A 95-year-old grandmother died after a fellow care home resident attacked her with a walking stick, an inquest heard.
May Miller was assaulted in her sleep by dementia patient David March, 89, at Beech House in Halesworth, Suffolk.
Suffolk Coroners' Court heard Mr March, who had moved in five days before, was "clearly hallucinating" at the time of the attack on 9 February.
Area coroner Jacqueline Devonish said Ms Miller "died from natural causes precipitated by a violent assault".
The court heard Ms Miller, a former school cleaner, died in hospital on 16 February.
Care home staff found her covered in blood after hearing screams and another resident sounding the alarm.
The inquest heard Ms Miller was well enough immediately after the attack to tell staff what had happened.
Forensic pathologist Benjamin Swift told the hearing he found lacerations to her scalp with internal and external bleeding, but no fracture to the skull or bleed on the brain.
There were also injuries to her forearms consistent with her trying to defend herself, he said.
Mr Swift said Ms Miller had a history of natural diseases and her medical cause of death was recorded as ischemic heart disease and acute bronchopneumonia.
He said it was possible that "added psychological and physiological stress precipitated a deterioration in her already precarious state".
No memory of attack
Ms Miller's daughter Ann Baldwin said she was "convinced that the trauma of what happened to her was what my mum died of".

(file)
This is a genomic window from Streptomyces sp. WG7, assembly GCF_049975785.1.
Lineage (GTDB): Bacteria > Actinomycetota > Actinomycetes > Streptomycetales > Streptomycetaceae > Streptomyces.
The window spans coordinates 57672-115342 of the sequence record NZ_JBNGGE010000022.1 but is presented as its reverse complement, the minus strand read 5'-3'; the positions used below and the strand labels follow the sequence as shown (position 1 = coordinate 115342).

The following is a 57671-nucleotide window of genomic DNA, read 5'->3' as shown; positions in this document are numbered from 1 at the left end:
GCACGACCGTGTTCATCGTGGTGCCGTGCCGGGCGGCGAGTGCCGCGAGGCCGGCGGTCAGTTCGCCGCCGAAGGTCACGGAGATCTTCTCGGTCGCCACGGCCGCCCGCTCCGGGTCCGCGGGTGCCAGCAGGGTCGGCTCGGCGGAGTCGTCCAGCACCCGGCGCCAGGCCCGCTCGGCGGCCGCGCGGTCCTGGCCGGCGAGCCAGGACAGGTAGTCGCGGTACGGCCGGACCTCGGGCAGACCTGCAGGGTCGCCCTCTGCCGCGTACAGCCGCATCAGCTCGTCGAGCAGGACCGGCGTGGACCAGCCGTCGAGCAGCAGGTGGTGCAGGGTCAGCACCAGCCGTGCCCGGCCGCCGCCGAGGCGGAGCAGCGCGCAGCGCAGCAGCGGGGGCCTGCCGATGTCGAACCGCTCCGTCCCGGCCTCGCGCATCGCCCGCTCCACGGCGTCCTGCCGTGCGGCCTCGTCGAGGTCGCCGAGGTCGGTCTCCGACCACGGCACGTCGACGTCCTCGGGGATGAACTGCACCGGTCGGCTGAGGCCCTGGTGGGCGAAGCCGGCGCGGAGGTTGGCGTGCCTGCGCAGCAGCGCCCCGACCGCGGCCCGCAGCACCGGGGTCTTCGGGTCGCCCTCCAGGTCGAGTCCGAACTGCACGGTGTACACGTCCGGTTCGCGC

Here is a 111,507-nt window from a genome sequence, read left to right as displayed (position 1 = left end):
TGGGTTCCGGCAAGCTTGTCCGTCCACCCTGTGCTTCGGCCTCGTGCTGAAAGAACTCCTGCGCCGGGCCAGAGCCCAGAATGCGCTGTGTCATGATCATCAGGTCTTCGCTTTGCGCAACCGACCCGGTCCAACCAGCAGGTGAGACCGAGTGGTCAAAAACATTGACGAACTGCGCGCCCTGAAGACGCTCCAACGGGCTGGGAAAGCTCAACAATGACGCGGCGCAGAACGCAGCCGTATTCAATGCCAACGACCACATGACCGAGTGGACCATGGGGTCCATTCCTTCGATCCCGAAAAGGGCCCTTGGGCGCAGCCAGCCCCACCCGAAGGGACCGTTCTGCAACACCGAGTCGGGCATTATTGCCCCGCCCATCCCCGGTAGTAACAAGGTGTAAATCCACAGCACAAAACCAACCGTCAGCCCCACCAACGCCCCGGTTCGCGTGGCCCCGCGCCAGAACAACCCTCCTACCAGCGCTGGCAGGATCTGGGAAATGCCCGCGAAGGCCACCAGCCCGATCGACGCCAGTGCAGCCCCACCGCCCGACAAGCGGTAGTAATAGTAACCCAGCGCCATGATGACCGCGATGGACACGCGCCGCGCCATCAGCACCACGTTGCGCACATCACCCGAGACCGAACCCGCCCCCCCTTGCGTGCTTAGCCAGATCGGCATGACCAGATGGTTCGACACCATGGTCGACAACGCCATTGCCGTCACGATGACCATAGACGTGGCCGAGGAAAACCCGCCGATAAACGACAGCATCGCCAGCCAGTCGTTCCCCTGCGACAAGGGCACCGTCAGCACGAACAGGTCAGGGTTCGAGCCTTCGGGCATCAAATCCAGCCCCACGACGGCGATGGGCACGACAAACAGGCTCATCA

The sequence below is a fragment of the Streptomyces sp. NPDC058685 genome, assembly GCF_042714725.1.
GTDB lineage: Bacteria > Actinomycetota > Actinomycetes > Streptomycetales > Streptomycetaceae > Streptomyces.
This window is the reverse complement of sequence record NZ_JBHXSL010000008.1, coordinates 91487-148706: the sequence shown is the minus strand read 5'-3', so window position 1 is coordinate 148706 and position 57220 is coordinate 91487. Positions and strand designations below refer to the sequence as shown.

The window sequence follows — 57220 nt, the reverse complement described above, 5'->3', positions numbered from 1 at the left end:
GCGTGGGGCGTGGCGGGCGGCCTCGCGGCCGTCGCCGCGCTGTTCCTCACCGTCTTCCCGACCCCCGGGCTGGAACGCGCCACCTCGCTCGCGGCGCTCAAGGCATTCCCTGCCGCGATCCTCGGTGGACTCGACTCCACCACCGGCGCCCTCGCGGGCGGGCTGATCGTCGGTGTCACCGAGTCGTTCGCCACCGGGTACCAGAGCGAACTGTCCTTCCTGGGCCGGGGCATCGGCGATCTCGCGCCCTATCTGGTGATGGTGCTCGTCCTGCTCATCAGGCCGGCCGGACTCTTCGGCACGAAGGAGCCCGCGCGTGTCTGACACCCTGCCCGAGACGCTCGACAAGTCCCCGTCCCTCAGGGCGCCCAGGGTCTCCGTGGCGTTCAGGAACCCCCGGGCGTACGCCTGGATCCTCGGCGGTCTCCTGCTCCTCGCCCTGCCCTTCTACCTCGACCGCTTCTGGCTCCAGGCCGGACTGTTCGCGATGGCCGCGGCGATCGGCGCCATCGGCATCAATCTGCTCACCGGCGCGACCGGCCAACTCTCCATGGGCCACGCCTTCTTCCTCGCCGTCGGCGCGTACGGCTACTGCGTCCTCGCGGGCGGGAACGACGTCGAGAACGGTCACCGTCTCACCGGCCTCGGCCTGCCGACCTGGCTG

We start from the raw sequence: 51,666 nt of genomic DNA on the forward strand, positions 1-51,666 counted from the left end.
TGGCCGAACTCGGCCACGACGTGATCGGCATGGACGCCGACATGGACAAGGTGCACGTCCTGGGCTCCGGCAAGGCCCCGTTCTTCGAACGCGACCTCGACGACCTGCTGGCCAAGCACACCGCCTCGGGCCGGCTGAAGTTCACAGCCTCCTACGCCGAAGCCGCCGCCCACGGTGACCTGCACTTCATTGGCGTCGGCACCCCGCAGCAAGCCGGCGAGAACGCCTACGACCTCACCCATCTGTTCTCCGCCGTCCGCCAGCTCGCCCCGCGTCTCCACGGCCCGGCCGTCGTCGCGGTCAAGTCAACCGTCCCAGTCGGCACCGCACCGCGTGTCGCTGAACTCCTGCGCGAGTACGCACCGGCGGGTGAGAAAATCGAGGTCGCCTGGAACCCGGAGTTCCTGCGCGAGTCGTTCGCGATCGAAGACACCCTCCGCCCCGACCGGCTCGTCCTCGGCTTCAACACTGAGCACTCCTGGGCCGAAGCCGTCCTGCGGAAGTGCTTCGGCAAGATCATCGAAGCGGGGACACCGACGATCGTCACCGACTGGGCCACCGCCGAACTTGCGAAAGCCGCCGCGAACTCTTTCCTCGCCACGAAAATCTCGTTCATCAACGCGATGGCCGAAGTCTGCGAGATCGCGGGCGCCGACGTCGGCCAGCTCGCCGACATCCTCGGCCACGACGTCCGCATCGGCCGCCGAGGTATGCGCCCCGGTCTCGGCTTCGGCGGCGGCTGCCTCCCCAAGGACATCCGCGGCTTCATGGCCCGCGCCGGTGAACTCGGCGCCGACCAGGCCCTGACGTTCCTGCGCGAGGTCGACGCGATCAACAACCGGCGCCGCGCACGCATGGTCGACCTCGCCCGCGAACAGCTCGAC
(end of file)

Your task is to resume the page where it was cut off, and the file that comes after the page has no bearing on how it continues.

She said her mother, who she described as "very private", had complained earlier in the week about a man going into her room.
Mr March had moved into the care home on 4 February this year, his daughter told the hearing in Ipswich.
He had no recollection of the attack on Ms Miller before his death in March, the court heard.
His daughter, Elizabeth Wilson, said he had moved from a flat that he owned in warden-supported accommodation The Limes in Halesworth.
Ms Wilson said she had told staff at Beech House, during a pre-admission assessment, that her father had "episodes of paranoia" and thought his neighbours "were the Gestapo and coming to get him".
Recording a narrative conclusion, coroner Ms Devonish said she was concerned by the "lack of information sharing" and would write to The Limes and Suffolk Safeguarding to see if the situation could be improved.
She added that the attack with the walking stick "appeared to be the first violent outburst by David March", adding: "From the evidence I've heard it's unlikely to have been able to be predicted."